Wilna’s health steadily declined during the 1970s. She was sometimes in bed for months on end. She died at the Manatee Memorial Hospital near her Florida home on the 6th of March, 1979. Several newspapers in Florida and New York paid tribute to her, all of them remembering her as “Powerful Katrinka.” When Nan returned to Woodstock the following summer, Wilna’s ashes were laid to rest in the Artists Cemetery in Woodstock. On June 3rd, a graveside service was conducted by the pastor of the Woodstock Reformed Church. The artist, Dorothy Varian, who had known “the big girls ” for fifty years, spoke and paid tribute to Wilna’s irrepressible spirit: “Wilna was never blasé about anything—a childlike joy and eagerness was her essence.” Nan Mason survived her partner of fifty-nine years for three more years. She died at their winter home in 1982. Willie and Nan rest side by side in the Artists Cemetery at Woodstock.
A Wilna Hervey Filmography
The titles of the specific Sidney Drew comedies in which Wilna Hervey appeared without credit before 1919 are unknown today. There are indications that she may have appeared in other films as well. Below are the films that Wilna made between 1920 and 1923, with their release dates. All of the Toonerville films were directed by Ira M. Lowry, except for The Skipper’s Treasure Garden, which was directed by Robert Eddy. All of the Pop Tuttle (Plum Center) films were directed by Robert Eddy. Note that the last of the Toonerville films were being released even as the first of the Plum Center comedies were making their debut. In addition to the Toonerville Films listed below, there is one other Toonerville film, Toonerville Topics, in which Wilna Hervey did not appear. Asterisks indicate a film which survives in some form today; a double asterisk indicates a film still on nitrate.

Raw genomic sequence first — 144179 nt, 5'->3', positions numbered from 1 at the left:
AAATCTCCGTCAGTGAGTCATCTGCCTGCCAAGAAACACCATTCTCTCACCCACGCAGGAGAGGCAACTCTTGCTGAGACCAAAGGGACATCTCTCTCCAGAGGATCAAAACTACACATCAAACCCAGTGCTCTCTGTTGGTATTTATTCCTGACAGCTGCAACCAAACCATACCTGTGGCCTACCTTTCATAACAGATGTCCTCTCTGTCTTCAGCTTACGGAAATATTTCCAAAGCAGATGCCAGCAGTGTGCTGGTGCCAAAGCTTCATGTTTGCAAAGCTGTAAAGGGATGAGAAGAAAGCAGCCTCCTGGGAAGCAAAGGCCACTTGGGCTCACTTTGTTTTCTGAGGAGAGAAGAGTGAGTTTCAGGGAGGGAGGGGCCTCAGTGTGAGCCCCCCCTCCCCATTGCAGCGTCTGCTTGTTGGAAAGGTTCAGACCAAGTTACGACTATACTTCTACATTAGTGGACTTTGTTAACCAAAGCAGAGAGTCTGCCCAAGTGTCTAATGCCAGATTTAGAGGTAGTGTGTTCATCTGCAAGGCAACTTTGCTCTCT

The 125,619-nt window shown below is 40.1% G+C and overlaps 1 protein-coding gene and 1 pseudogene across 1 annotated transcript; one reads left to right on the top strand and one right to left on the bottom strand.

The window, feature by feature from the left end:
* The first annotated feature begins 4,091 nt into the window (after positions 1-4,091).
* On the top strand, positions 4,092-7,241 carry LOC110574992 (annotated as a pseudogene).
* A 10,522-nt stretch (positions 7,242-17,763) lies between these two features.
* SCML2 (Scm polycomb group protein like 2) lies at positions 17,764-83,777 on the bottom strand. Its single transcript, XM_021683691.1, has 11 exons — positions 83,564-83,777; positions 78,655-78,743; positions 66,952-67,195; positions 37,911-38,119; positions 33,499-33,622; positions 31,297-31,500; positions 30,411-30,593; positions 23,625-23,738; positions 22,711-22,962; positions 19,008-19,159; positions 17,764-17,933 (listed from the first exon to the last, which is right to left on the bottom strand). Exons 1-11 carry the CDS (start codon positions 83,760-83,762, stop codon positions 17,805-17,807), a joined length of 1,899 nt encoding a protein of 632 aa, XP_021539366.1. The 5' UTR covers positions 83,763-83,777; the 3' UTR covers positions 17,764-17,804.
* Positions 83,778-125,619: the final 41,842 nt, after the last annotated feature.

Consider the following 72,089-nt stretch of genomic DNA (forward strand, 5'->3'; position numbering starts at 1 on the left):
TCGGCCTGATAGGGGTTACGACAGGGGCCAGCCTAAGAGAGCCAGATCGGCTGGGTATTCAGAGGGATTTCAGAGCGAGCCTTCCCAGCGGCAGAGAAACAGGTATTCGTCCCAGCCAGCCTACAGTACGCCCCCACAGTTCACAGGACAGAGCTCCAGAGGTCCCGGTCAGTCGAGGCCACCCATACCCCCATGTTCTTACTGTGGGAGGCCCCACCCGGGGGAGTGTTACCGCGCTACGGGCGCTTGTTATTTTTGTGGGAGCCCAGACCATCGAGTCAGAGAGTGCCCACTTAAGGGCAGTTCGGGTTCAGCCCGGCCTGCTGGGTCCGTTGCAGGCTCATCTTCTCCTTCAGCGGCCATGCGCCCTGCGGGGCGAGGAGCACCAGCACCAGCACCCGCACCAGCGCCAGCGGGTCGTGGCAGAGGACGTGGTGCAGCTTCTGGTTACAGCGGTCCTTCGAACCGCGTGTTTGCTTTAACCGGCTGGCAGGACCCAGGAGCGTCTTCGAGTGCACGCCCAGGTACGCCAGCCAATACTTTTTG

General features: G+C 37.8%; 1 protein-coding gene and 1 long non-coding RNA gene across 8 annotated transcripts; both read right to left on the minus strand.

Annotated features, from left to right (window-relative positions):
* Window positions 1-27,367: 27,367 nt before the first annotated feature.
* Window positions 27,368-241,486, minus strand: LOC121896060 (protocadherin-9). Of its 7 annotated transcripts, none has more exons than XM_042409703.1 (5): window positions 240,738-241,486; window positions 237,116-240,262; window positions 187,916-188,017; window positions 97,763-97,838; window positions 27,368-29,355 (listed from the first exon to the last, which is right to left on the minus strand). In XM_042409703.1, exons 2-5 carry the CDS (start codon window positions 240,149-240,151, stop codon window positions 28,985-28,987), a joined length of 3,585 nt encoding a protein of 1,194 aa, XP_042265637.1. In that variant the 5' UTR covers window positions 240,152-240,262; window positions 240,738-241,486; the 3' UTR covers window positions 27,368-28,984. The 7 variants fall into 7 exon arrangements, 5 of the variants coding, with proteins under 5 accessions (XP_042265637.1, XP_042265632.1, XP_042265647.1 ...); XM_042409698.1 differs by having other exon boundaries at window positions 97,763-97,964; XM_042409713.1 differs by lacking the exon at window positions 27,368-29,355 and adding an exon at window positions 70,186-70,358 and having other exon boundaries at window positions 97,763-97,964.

Note: for those who care about such things, Wilna Hervey’s Bacon number is 4. She appeared in numerous films with Dan Mason; Mason appeared in Sally (1925) with Richard Arlen; Arlen appeared in The Mountain (1956) with Robert Wagner; Wagner appeared in Wild Things (1998) with Kevin Bacon.
- The Toonerville Trolley That Meets All The Trains, 27 September 1920
- The Skipper’s Treasure Garden, January 1921*
- Toonerville’s Fire Brigade, February 1921**
- The Skipper’s Flirtation, April 1921*
- Toonerville’s’Boozem’ Friends, 2 May 1921*
- The Skipper Has His Fling, 6 June 1921
- The Skipper’s Narrow Escape, 26 June 1921*
- Toonerville Tactics, 4 July 1921*
- The Skipper’s Scheme, 11 July 1921
- The Skipper Strikes It Rich, 1 August 1921
- Toonerville Follies, August 1921*
- Toonerville Tangle, 5 September 1921
- The Skipper’s Last Resort, 4 December 1921
- The Skipper’s Policy, 19 March 1922
- Toonerville Trials, 7 May 1922
- Toonerville Blues, 4 June 1922
- Pop Tuttle’s One Horse Play, 1 August 1922
- Pop Tuttle’s Movie Queen, 10 September 1922*
- Pop Tuttle’s Clever Catch, 8 October 1922
- The Skipper’s Sermon, 15 October 1922
- Pop Tuttle, The Fire Chief, 5 November 1922*
- Pop Tuttle’s Grass Widow, 3 December 1922
- Pop Tuttle, Deteckative, 31 December 1922*
- Pop Tuttle’s Long Shot, 28 January 1923
- Pop Tuttle’s Pole Cat Plot, 25 February 1923
- Pop Tuttle’s Lost Control, 25 March 1923**
- Pop Tuttle’s Lost Nerve, 22 April 1923
- Pop Tuttle’s Russian Rumors, 2 May 1923
- Pop Tuttle’s Tac Tics, 15 July 1923
Wilna Hervey by Map
Hervey lived and worked across the country. Zoom in on the icons to see the locations. Click on “View Larger Map” to take a chronological tour.
- ^“Big Girl (6 Ft. 3-275) Likes Mrs. Santa Role” unattributed, unpaginated, newspaper clipping, c. 1930s, Wilna Hervey File, Archives of the Woodstock Artists Association and Museum, Woodstock, NY.
- ^Anna V.H.T. Adams’s first marriage to Thomas V. Cator Sr. ended in divorce. See “Brewster Riches Brought Only Woe, Wife Says” Oakland Tribune, 12 December 1922, p. B16; “Wilna Hervey Dies in Fla., Noted Local Artist-Actress” Ulster County Townsman, 15 March 1979, unpaginated clipping, Wilna Hervey file, WAAM.